Step-By-Step How Is DLS Calculated?

The Duckworth-Lewis method (DLS) is a complex statistical algorithm used to determine a revised target score for a cricket team batting second in a match interrupted by rain or other factors. It takes into account the resources available to both teams, considering overs remaining and wickets in hand. Here’s a breakdown of the key steps involved:

1. Resources

  • Overs: Each team starts with 50 overs (6 balls per over) as a resource.
  • Wickets: Each team starts with 10 wickets as a resource.

2. Resource Percentage

  • The DLS method combines these resources into a single “resource percentage” for each team.
  • With all resources intact (50 overs, 10 wickets), both teams have 100% resources.
  • As overs are used or wickets fall, the resource percentage decreases.
  • A published table or computer program calculates the resource percentage for any combination of overs and wickets remaining.

3. Revised Target

  • The revised target for the team batting second is based on the resources available to both teams.
  • The formula can be simplified as
Team 2’s target = Team 1’s score x (Team 2’s resources / Team 1’s resources)
  • Team 1’s score is the total runs scored by the team batting first before the interruption.
  • Team 2’s resources and Team 1’s resources are their respective resource percentages.

4. Example

  • Imagine Team 1 scores 180 runs in 35 overs (65% resources remaining) before the match is interrupted.
  • Team 2 has 40 overs and 8 wickets remaining (72% resources remaining).
  • Using the formula, Team 2’s revised target would be
180 runs x (72% / 65%) = 193 runs

5. Additional Considerations

  • The DLS method is a complex algorithm with further refinements to account for factors like powerplay overs and the scoring rate in the first innings.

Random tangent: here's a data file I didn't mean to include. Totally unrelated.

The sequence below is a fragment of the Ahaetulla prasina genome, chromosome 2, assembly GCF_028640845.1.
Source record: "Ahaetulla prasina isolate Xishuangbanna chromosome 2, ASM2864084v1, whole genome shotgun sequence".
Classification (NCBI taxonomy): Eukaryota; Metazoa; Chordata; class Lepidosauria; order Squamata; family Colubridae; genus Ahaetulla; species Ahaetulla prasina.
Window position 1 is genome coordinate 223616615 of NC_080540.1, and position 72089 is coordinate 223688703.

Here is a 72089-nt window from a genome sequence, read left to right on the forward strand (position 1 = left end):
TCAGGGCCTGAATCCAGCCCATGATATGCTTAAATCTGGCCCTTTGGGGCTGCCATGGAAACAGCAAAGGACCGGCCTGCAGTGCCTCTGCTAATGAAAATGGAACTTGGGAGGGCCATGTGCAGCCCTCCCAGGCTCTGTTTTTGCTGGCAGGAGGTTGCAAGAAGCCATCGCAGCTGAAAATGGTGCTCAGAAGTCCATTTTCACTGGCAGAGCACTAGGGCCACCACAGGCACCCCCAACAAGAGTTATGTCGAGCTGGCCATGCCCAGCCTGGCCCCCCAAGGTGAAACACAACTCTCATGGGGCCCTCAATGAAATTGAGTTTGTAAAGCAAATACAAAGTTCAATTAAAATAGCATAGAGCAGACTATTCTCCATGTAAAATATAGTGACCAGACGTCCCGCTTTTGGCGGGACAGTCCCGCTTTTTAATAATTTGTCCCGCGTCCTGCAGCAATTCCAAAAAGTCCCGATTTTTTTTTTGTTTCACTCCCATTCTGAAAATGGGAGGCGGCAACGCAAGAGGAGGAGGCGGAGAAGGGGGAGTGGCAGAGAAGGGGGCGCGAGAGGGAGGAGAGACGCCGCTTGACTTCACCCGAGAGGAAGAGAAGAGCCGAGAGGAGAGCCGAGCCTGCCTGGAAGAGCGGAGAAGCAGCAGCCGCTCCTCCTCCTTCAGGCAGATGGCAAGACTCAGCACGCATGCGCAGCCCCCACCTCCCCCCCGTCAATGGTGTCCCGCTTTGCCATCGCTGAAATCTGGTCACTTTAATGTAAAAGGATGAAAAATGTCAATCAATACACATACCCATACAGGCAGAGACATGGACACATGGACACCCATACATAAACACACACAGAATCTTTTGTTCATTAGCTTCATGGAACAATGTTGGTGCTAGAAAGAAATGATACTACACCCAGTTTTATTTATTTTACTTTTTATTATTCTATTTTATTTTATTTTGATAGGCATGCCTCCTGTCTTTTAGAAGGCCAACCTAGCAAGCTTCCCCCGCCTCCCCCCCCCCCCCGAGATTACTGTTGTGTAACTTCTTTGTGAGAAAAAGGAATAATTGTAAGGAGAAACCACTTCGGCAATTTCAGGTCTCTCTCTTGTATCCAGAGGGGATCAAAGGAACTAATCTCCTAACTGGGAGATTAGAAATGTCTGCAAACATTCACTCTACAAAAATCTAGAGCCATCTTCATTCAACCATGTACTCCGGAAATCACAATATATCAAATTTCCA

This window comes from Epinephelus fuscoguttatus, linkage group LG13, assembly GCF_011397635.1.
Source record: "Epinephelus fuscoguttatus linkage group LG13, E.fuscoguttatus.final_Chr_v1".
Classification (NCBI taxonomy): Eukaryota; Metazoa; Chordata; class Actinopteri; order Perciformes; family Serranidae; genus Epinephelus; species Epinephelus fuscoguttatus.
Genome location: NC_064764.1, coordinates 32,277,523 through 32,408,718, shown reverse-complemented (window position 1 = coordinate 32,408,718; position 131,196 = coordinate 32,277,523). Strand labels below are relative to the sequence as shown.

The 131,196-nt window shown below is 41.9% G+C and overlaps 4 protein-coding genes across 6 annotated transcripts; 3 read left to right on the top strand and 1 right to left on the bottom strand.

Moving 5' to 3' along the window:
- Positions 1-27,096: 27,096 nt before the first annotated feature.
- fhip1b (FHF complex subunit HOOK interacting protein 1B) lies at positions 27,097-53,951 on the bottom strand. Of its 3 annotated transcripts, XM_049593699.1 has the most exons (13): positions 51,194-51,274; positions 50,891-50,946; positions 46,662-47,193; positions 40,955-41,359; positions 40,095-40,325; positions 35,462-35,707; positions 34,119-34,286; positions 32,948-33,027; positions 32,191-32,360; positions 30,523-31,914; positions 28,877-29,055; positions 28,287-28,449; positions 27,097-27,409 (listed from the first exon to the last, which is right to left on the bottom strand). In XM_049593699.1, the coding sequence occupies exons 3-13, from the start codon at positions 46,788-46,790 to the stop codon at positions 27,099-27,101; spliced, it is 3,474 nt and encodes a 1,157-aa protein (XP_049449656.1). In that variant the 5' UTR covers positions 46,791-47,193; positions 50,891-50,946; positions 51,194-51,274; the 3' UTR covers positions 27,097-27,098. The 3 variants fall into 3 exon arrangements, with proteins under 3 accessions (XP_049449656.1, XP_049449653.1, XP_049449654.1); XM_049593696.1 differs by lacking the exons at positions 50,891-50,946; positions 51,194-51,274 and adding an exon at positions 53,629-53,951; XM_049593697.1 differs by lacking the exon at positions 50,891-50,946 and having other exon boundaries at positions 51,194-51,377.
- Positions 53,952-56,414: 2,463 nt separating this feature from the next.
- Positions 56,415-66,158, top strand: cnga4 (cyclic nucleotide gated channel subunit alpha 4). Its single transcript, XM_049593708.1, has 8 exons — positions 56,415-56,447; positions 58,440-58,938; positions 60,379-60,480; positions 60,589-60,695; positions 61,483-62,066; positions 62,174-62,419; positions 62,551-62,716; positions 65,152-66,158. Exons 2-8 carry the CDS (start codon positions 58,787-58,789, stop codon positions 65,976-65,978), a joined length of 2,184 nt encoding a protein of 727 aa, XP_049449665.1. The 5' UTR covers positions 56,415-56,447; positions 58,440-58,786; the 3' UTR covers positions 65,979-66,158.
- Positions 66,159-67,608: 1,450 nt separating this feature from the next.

• While generally considered fair, the DLS method can be debated in certain scenarios and is constantly being updated.

When To Use DLS Method In Cricket T20

The Duckworth-Lewis-Stern (DLS) method is crucial in T20 cricket for determining a fair outcome when a match is interrupted by external factors. Here’s a detailed breakdown of all the conditions where DLS comes into play.

1. Match Interrupted Before the First Innings is Completed

  • Any Over: If rain, bad light, or other unforeseen circumstances force the interruption before the first team finishes their 20 overs, the DLS method kicks in.
  • Minimum Overs Batted: The interruption must occur after at least one legal ball has been bowled in the first innings. Otherwise, the match is declared “No Result.”

2. Match Interrupted During the Second Innings

  • Any Over: Like the first innings, an interruption can happen at any point in the second team’s batting.
  • Minimum Overs Bowled: At least one legal ball must be bowled to the second team for DLS to be applicable. Otherwise, the match is declared “No Result.”

3. Match Abandoned Completely

  • Match Unable to Resume: If the interruption renders it impossible to continue the match within the allocated time and weather conditions, DLS might be used depending on tournament regulations.
  • Minimum Batting Time for Both Teams: Both teams must have faced at least some bowling to qualify for DLS calculation. Otherwise, the match is declared “No Result.”
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Benefits And Drawbacks Of DLS Method In Cricket T20

Benefits And Drawbacks Of DLS Method In Cricket T20